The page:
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Contour Crafting: Automated Construction: Behrokh Khoshnevis at TEDxOjai

Related:  3D Printing (old)

Printing tiny batteries A research team from Harvard University and the University of Illinois at Urbana-Champaign has demonstrated the ability to 3D print a battery. This image shows the interlaced stack of electrodes that were printed layer by layer to create the working anode and cathode of a microbattery. (SEM image courtesy of Jennifer A. Lewis.) Cambridge, Mass. – June 18, 2013 – 3D printing can now be used to print lithium-ion microbatteries the size of a grain of sand. To make the microbatteries, a team based at Harvard University and the University of Illinois at Urbana-Champaign printed precisely interlaced stacks of tiny battery electrodes, each less than the width of a human hair. “Not only did we demonstrate for the first time that we can 3D-print a battery; we demonstrated it in the most rigorous way,” said Jennifer A. The results have been published online in the journal Advanced Materials. To print 3D electrodes, Lewis’ group first created and tested several specialized inks.

Metro Makeovers for the Abandoned Stations of Paris Anyone who wants to make a swimming pool out of an abandoned metro station neglected for 75 years, has definitely got my attention. The ghosts of the Parisian underground could soon be resurrected if city voters play their cards right in the upcoming mayoral elections. Promising candidate, Nathalie Koziuscot-Morizet, who would become the first female to ever hold the post in the capital, has released the first sketches of her plans to reclaim the city of light’s abandoned stations. (Update: Nathalie Koziuscot-Morizet did not win the election, but this is still pretty cool anyway). Up on the candidate’s drawing board we have several proposals to revive the stations from their solitude, including my personal favourite, the swimming pool (just imagine doing laps down an old subway track), a theatre (think of the acoustics), a restaurant, an art gallery and a nightclub. This is what the station used as a model in the architect’s sketches currently looks like today… From the Vault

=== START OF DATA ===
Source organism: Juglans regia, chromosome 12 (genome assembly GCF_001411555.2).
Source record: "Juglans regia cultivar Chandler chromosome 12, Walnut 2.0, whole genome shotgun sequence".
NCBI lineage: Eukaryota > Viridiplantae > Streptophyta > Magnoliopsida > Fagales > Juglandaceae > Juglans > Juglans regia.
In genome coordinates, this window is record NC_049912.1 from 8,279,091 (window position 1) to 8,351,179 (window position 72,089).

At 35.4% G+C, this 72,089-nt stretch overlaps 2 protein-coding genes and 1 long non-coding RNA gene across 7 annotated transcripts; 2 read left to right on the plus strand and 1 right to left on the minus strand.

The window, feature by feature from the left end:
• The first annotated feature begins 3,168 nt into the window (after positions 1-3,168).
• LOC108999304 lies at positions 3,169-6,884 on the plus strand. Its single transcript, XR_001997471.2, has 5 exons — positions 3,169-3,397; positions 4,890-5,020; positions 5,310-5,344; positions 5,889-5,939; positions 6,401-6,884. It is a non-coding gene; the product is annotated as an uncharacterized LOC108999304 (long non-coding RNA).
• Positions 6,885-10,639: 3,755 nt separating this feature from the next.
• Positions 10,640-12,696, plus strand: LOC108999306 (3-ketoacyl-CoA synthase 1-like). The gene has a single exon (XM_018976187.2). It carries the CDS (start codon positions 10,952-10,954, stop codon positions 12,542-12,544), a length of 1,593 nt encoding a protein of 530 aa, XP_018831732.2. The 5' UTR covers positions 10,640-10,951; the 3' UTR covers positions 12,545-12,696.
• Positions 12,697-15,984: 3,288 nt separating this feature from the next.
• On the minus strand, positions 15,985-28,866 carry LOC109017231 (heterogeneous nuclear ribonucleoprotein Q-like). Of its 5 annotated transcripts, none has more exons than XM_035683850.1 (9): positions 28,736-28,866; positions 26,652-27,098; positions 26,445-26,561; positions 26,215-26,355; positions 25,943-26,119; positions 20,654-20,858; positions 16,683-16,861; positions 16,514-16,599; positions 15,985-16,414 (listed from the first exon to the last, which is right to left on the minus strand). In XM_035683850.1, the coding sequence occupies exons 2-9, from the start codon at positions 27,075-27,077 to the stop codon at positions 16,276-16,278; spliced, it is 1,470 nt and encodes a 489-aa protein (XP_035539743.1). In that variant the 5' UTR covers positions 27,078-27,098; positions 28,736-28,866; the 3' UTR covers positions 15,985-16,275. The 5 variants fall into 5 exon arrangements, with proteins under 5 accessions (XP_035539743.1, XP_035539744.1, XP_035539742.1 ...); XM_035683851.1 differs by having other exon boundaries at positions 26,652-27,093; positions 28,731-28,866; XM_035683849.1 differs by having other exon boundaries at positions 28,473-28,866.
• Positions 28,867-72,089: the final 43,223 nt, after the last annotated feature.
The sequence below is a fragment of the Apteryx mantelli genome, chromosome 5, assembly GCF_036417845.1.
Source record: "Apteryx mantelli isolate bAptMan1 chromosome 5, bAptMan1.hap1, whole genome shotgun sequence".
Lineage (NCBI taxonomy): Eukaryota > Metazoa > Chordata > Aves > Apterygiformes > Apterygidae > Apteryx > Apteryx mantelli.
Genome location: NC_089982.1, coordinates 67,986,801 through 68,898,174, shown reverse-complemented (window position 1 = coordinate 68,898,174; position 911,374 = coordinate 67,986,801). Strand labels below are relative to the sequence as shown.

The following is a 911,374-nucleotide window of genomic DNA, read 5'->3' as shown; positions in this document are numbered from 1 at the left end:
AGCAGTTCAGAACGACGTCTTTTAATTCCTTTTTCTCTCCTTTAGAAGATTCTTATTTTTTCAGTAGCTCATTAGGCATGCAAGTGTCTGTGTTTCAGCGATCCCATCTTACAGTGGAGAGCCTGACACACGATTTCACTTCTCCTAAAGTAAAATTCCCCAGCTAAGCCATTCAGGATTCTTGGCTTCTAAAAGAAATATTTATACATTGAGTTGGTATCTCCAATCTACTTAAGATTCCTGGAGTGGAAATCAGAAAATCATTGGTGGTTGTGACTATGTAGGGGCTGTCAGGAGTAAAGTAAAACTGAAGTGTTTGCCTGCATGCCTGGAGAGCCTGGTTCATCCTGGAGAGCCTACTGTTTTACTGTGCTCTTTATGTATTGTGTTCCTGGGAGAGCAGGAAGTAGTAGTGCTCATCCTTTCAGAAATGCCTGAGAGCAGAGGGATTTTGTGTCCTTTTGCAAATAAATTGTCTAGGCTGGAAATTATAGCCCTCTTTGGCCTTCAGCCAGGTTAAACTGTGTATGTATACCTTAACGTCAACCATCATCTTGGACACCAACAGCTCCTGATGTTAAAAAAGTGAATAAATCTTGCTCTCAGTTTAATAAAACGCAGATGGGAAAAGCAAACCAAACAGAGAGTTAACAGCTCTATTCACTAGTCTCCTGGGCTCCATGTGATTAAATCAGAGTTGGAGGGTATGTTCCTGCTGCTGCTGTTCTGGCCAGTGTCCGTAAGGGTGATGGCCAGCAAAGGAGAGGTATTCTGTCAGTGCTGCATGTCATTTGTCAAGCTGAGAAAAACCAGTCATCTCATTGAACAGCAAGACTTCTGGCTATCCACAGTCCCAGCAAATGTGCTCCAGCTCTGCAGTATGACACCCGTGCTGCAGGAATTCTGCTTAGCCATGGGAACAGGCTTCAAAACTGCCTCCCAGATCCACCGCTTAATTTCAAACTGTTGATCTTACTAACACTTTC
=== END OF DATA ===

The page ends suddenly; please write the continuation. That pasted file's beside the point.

Architects are starting to 3D print houses—but without a house-sized printer A couple of months ago, Dutch architect Janjaap Ruijssenaars announced that he was building a curvy, loopy and for some reason, largely see-through building, to be made with the help of Enrico Dini’s D-Shape 3D printer. The project would cost up to 5 million euros ($6.4 million) and be completed in 2014. Janjaap Ruijssenaars’s twisty, loopy 3D-printed building. Another group quickly piped up, declaring that a similar project they were working on would be done even faster and cheaper. Softkill Design’s web-like confection of a building. This month, another Dutch company jumped into the fray. DUS Architects plan to use non-traditional 3D printing methods to build a traditional house along a canal in Amsterdam. 3d house-printing—it certainly sounds like a brilliant idea. But what does this 3d house-printing actually mean? How it works A cast concrete sample detailing the resolution of the combined additive (3D printing) and subtractive (robotic milling) fabrication process being developed.

Company develops new fiber-reinforced wood, concrete ink for 3D printing Even though 3D printing is an emerging market and technology, aside from Defense Distributed’s gun, it seems like it has hit a plateau. You can make little or somewhat-bigger-than-little figurines, teacups and mugs that often have leaks, or fragile parts — such as gears — that you can include in a working item, but might quickly wear down. One of the things holding 3D printing back is the material used to print objects. A San Francisco-based company, Emerging Objects, has created new printing materials that aren’t just plastic, but composed of wood, concrete, and even salt. For the uninitiated, normal 3D printing is additive. Emerging Objects has developed a wealth of new materials, such as paper (made from recycled newsprint) as well as a printable salt material. Along with giving a new look to 3D-printed objects, Emerging Objects’ new materials are more environmentally friendly than plastics. As for what Emerging Objects envisions its new materials creating?